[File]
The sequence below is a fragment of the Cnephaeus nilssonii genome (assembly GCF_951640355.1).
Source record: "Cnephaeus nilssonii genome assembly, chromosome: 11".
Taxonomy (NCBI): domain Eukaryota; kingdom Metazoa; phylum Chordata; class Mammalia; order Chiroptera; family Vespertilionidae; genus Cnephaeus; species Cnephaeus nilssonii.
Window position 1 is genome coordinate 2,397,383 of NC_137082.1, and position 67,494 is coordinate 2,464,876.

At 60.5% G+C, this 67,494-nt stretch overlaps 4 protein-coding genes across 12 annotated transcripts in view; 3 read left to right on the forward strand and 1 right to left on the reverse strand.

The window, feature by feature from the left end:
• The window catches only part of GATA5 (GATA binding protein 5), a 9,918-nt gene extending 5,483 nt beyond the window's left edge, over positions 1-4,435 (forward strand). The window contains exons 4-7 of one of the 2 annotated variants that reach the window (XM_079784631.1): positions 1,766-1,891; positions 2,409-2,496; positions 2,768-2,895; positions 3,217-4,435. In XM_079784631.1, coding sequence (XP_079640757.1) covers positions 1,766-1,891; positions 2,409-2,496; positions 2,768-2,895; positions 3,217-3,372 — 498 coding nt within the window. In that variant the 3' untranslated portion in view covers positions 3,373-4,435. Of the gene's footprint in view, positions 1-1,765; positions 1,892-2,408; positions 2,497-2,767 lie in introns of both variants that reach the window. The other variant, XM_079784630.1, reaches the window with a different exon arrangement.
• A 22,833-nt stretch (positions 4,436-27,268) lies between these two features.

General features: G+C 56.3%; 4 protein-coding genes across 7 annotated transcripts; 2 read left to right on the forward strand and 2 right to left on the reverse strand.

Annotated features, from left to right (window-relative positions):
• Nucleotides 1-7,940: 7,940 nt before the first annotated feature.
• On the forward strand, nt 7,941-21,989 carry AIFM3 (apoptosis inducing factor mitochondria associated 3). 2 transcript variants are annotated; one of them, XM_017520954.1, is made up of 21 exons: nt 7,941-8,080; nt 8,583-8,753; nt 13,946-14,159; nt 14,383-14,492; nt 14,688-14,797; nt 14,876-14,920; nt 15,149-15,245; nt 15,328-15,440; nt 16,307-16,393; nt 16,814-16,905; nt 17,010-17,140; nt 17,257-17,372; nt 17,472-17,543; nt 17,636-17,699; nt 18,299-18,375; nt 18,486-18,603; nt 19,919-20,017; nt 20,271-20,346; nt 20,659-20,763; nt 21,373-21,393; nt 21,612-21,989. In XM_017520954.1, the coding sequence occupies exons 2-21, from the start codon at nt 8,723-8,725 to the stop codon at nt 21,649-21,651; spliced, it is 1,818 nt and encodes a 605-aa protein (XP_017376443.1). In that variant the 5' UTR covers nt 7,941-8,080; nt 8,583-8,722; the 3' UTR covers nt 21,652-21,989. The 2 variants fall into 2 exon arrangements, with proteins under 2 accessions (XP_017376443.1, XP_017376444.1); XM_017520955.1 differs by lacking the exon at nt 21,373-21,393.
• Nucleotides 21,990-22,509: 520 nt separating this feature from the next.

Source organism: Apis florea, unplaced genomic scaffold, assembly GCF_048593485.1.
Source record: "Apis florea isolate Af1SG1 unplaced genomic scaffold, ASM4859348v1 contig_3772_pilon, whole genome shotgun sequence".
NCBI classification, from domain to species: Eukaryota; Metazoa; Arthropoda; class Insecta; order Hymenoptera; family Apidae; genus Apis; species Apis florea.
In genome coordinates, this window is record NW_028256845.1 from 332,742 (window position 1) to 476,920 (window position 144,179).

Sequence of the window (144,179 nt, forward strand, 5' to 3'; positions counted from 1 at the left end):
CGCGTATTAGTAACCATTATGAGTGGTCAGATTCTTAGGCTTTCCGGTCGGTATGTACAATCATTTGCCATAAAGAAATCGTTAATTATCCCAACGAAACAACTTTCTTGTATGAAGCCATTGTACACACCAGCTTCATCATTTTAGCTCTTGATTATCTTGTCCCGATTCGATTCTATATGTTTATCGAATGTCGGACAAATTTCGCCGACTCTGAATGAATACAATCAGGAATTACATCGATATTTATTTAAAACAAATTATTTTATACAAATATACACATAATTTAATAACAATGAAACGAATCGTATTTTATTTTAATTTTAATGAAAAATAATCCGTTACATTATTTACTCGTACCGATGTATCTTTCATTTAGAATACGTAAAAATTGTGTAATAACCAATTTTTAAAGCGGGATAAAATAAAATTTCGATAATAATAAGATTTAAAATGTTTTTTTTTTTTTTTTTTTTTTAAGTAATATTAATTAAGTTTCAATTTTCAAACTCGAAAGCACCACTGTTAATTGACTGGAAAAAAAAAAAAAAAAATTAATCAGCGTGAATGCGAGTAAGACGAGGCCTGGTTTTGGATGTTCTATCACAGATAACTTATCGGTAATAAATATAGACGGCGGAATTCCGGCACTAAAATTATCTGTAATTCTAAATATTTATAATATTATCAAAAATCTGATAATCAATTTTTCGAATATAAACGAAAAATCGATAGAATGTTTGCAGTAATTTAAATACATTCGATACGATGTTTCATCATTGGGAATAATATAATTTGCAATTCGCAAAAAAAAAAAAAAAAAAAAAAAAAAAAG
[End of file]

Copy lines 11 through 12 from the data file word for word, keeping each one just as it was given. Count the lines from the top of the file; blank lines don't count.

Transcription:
• Nucleotides 1-7,940: 7,940 nt before the first annotated feature.
• On the forward strand, nt 7,941-21,989 carry AIFM3 (apoptosis inducing factor mitochondria associated 3). 2 transcript variants are annotated; one of them, XM_017520954.1, is made up of 21 exons: nt 7,941-8,080; nt 8,583-8,753; nt 13,946-14,159; nt 14,383-14,492; nt 14,688-14,797; nt 14,876-14,920; nt 15,149-15,245; nt 15,328-15,440; nt 16,307-16,393; nt 16,814-16,905; nt 17,010-17,140; nt 17,257-17,372; nt 17,472-17,543; nt 17,636-17,699; nt 18,299-18,375; nt 18,486-18,603; nt 19,919-20,017; nt 20,271-20,346; nt 20,659-20,763; nt 21,373-21,393; nt 21,612-21,989. In XM_017520954.1, the coding sequence occupies exons 2-21, from the start codon at nt 8,723-8,725 to the stop codon at nt 21,649-21,651; spliced, it is 1,818 nt and encodes a 605-aa protein (XP_017376443.1). In that variant the 5' UTR covers nt 7,941-8,080; nt 8,583-8,722; the 3' UTR covers nt 21,652-21,989. The 2 variants fall into 2 exon arrangements, with proteins under 2 accessions (XP_017376443.1, XP_017376444.1); XM_017520955.1 differs by lacking the exon at nt 21,373-21,393.